last array question before moving on.

Discussion in 'Mac Programming' started by larswik, Dec 23, 2010.

  1. larswik macrumors 68000

    Joined:
    Sep 8, 2006
    #1
    These 2 have the same meaning, yes?
    Code:
    array[0] = '4';
       and
    *array = '4';
    
    The *array points to the value stored in the first variable of the array string? (hope my terminology is correct.

    -Lars
     
  2. lee1210 macrumors 68040

    lee1210

    Joined:
    Jan 10, 2005
    Location:
    Dallas, TX
    #2
    Yes. When you have an array, you're really just storing a pointer to the base of the array. So &array[0] will be the same address as what's stored in array. The [] operator takes the first operand, then adds the second operand (what's between the brackets) times the size of the type the first operand points to, yielding a new address. The type will be what the first operand points to. The * takes the address stored in the single operand, and dereferences it (getting or storing a value there) with the type of the operand. In your example if array has the pointer 0xF, then:
    array[0] with array being a char * will be the address:
    15+(0*sizeof(char))
    dereferenced. This will obviously be the same address as array is storing.

    -Lee
     
  3. larswik thread starter macrumors 68000

    Joined:
    Sep 8, 2006
    #3
    Thanks for the detailed explanation.

    It hard not having programing friends to talk to. Although I read the terminology in the book but don't speak it to other people I forget a lot of what they mean, even though I understand the code, for the most part.

    Thanks Lee.

    -Lars
     
  4. Sander macrumors 6502

    Joined:
    Apr 24, 2008
    #4
    You are right about having someone to talk to about programming. Are you sure you know noone who's interested in the subject? I must say that my knowledge and insights grew tremendously from so-called "pair programming" at work. I't one thing to look at someone else's code, or have someone else take a look at yours, but the process of constructing the code while commenting each other on the fly has been the most influential thing in my programming career. Not so much for the syntactical details, but especially for the thoughts behind the code.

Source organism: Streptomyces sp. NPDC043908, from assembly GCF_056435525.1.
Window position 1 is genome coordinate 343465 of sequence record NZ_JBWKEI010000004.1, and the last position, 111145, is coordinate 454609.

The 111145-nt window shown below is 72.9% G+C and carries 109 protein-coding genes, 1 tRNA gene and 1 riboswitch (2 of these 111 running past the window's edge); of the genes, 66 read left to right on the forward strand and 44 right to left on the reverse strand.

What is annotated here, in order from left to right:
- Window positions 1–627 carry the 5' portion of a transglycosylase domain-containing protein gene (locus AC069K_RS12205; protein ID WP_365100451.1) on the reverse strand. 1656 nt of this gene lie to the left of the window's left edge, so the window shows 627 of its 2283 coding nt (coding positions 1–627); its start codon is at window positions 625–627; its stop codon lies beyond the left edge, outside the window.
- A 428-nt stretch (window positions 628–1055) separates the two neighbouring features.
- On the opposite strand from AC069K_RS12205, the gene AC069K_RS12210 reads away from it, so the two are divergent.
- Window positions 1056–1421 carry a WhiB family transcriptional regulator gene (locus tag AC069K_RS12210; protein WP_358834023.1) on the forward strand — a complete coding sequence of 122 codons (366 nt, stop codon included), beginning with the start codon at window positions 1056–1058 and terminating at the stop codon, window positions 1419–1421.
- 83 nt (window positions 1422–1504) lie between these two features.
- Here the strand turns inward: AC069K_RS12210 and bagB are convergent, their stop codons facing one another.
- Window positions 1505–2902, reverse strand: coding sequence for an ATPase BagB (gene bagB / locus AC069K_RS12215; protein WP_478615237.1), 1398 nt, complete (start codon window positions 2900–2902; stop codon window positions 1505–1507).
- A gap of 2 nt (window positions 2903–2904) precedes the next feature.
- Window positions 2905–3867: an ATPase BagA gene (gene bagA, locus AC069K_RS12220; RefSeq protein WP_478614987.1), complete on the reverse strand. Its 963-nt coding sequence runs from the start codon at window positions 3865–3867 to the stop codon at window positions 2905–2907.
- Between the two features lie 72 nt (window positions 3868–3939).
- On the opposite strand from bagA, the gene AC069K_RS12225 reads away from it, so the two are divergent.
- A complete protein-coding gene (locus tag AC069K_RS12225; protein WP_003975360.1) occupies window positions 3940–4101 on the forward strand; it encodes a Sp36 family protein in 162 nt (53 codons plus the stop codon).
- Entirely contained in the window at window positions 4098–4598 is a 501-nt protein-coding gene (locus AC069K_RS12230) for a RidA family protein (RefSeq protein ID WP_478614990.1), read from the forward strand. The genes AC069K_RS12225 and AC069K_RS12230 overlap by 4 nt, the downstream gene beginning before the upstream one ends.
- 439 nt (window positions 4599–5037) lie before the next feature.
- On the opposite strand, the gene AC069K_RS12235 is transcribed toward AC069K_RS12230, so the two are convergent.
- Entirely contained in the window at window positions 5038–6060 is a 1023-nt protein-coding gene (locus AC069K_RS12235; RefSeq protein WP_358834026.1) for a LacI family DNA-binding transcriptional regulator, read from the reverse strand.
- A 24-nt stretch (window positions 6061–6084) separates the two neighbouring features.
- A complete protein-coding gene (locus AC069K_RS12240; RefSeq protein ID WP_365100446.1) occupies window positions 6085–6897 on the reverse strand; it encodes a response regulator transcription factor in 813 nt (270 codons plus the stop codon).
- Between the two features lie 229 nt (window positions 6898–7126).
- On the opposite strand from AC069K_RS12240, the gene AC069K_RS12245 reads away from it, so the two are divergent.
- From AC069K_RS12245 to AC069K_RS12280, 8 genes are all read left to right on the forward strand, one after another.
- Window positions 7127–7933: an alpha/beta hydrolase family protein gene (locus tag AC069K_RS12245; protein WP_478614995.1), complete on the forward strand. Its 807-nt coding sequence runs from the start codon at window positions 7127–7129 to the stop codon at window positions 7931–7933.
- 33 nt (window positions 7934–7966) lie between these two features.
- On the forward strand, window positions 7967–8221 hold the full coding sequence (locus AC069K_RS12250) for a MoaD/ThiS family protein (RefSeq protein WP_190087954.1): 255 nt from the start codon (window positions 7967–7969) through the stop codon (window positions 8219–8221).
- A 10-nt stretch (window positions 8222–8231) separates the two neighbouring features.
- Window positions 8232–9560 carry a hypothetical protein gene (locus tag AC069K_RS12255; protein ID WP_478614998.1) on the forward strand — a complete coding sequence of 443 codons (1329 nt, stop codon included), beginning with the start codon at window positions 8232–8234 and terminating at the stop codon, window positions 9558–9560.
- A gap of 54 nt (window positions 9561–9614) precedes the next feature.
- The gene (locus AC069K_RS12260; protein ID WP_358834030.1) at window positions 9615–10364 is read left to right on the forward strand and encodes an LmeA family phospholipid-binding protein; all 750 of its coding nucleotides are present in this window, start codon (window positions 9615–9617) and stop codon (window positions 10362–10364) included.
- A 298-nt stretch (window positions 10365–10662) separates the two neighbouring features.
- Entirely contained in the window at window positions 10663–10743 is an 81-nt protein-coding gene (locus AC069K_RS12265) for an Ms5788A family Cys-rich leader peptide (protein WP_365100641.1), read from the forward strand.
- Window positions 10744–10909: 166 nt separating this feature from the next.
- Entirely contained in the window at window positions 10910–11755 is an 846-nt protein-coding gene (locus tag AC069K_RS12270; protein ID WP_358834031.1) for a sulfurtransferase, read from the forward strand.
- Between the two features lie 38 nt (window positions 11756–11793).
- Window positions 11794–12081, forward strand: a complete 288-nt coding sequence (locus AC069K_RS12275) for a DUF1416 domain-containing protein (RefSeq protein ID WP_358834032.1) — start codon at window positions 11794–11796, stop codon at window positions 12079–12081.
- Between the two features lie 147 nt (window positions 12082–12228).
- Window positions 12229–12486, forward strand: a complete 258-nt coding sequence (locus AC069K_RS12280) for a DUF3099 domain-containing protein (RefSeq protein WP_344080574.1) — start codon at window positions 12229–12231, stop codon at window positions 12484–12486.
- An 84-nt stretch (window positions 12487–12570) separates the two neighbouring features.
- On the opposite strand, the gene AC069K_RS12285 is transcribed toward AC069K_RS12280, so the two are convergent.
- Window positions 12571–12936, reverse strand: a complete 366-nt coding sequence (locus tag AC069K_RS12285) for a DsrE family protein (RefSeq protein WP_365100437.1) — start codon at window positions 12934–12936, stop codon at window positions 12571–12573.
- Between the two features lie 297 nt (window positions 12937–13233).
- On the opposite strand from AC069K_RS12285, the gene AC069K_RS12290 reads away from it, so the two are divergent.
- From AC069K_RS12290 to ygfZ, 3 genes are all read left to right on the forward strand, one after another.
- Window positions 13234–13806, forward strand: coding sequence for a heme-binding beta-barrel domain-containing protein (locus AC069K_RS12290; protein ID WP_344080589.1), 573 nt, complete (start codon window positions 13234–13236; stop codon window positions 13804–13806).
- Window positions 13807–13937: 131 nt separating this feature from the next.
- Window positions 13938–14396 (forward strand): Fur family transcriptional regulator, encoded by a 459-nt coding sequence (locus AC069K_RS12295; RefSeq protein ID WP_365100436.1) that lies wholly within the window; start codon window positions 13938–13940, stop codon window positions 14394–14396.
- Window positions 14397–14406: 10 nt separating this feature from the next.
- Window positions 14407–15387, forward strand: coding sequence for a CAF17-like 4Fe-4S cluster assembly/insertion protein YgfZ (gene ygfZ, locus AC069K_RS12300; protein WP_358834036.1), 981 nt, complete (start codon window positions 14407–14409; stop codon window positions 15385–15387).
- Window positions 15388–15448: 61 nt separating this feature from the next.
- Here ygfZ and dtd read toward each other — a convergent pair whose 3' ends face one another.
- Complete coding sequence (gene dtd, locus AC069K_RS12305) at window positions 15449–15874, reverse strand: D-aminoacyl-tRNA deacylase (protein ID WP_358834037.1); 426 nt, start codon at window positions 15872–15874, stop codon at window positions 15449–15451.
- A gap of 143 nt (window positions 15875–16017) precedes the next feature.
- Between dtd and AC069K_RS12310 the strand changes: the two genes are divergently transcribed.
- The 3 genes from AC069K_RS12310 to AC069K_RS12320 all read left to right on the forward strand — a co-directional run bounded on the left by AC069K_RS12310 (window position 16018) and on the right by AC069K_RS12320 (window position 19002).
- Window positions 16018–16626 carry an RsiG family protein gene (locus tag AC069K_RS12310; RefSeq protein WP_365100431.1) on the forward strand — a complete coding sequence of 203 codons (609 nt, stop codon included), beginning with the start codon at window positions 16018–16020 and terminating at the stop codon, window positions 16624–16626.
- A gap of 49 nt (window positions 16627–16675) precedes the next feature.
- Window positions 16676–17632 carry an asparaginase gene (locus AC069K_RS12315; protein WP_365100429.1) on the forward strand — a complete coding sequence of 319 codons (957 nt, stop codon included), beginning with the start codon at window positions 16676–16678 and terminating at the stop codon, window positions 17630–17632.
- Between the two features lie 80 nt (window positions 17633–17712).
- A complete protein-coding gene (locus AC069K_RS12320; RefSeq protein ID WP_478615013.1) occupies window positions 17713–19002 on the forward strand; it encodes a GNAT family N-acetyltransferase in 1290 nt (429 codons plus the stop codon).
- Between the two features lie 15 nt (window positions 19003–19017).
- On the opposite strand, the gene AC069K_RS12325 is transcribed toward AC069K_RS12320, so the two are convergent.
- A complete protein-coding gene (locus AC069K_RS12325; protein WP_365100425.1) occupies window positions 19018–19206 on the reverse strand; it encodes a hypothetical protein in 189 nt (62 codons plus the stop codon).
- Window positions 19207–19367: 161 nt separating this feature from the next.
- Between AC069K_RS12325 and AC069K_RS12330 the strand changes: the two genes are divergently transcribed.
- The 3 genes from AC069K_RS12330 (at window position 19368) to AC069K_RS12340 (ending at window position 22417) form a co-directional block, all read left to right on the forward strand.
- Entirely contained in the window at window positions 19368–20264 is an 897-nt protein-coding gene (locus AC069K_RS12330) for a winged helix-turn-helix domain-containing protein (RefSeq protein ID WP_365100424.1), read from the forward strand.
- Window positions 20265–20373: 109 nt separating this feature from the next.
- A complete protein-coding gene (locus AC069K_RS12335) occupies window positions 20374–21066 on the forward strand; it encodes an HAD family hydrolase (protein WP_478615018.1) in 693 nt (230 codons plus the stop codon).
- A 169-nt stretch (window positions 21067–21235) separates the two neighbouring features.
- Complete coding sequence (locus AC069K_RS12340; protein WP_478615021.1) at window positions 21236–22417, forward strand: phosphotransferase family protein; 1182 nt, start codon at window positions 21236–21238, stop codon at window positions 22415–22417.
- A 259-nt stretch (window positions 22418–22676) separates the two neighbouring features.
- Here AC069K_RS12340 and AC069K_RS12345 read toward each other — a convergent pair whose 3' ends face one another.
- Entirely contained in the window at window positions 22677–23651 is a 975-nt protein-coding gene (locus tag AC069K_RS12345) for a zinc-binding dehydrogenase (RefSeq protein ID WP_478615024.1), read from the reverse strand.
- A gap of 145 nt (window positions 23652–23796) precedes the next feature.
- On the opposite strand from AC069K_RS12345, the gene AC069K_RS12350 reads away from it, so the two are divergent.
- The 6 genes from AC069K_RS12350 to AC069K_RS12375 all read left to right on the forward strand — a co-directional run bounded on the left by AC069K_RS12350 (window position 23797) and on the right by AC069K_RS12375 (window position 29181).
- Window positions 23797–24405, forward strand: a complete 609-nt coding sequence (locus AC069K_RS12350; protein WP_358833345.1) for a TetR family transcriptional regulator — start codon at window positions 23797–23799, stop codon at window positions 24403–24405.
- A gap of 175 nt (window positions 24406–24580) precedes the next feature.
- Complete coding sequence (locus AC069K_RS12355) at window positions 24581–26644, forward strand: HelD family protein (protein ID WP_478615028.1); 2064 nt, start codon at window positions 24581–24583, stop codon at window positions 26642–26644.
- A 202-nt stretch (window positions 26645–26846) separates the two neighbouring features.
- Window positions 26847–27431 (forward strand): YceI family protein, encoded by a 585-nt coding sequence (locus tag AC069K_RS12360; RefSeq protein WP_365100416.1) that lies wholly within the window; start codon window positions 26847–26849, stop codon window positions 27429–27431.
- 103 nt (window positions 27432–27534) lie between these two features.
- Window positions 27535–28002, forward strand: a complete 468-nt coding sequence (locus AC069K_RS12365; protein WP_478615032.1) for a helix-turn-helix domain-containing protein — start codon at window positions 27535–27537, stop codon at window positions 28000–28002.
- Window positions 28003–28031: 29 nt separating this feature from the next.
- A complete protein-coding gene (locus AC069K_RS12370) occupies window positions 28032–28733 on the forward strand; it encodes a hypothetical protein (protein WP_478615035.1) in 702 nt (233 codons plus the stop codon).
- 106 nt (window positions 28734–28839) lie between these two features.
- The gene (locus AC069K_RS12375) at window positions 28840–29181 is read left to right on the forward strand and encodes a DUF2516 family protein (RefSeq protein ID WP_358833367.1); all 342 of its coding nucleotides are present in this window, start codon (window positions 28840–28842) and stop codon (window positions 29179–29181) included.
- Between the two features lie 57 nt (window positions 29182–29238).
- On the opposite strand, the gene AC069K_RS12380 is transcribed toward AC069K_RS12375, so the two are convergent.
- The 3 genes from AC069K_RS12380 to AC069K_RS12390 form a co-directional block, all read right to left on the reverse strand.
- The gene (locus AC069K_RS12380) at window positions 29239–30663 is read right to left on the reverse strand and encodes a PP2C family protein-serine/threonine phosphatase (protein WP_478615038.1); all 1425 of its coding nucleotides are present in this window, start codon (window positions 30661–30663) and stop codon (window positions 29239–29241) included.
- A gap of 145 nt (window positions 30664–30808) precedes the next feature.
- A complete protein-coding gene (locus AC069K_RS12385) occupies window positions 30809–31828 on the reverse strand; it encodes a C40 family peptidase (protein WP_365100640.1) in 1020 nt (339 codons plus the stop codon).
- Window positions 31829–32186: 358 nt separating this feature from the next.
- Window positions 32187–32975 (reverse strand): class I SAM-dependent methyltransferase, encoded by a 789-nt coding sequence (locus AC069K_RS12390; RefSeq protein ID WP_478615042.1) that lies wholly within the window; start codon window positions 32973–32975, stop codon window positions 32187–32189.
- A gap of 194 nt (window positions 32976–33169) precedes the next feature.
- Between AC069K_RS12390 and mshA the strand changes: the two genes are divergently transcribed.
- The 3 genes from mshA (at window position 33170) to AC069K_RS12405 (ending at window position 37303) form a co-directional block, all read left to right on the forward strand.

I'll go so far as to say it compares to a musical jamsession. You still need to practice alone on your instrument of choice to hone your technical abilities, but playing together with someone else is not rewarding and motivating, and it can change the way you think about music.
     
  5. larswik thread starter macrumors 68000

    Joined:
    Sep 8, 2006
    #5
    Sander- I agree and that is why I signed up for programming class. I wanted to take C even though I will finish the book before class starts Jan 24th. But I had to sign up for the prerequisite first, Turbo Pascal! That's not even on the Mac!

    I started learning Python and it was 'print', then a little Obcject-C and it was 'NSLog', now C and it is 'printf' and next year Pascal 'writeln'.

    -Lars
     
  6. lee1210 macrumors 68040

    lee1210

    Joined:
    Jan 10, 2005
    Location:
    Dallas, TX
    #6
    See if to can "test out" of the prereq with your current knowledge. Can't hurt to ask.

    -Lee
     
  7. balamw Moderator

    balamw

    Staff Member

    Joined:
    Aug 16, 2005
    Location:
    New England
    #7
    Never hurts to be multilingual! ;)

    I must say it is really strange to see Turbo Pascal still being used for anything. Even by the mid-80s it was going out of favor. My first college programming class (~1985), previously taught in Pascal, was in Modula-2 as Pascal derivative.

    B
     
  8. larswik thread starter macrumors 68000

    Joined:
    Sep 8, 2006
    #8
    I can't talk to the teacher to 'test out', I convinced a friend who wanted to learn how to program iphone apps to start with me. So, I can't test out and leave him all by himself.

    The class is 'Programming Fundamentals'. They want to get you exposed to everything before moving to C. By the time I finish this class I will have a good understanding of C since I plan to continue to write apps and practice till I have a good solid understanding. Maybe then I can hope over C and then onto either iPhone Programming or C++

    -Lars
     
  9. lee1210 macrumors 68040

    lee1210

    Joined:
    Jan 10, 2005
    Location:
    Dallas, TX
    #9
    Pascal isn't bad, just not used other than for teaching. I had to learn it to write a compiler for it in a university course.

    -Lee
     
  10. larswik thread starter macrumors 68000

    Joined:
    Sep 8, 2006
    #10
    If I could run Turbo Pascal on my MacBook Pro that would be better. Otherwise I will have to sit on the Lab they have and write the code on those Window's machines.

    -Lars
     

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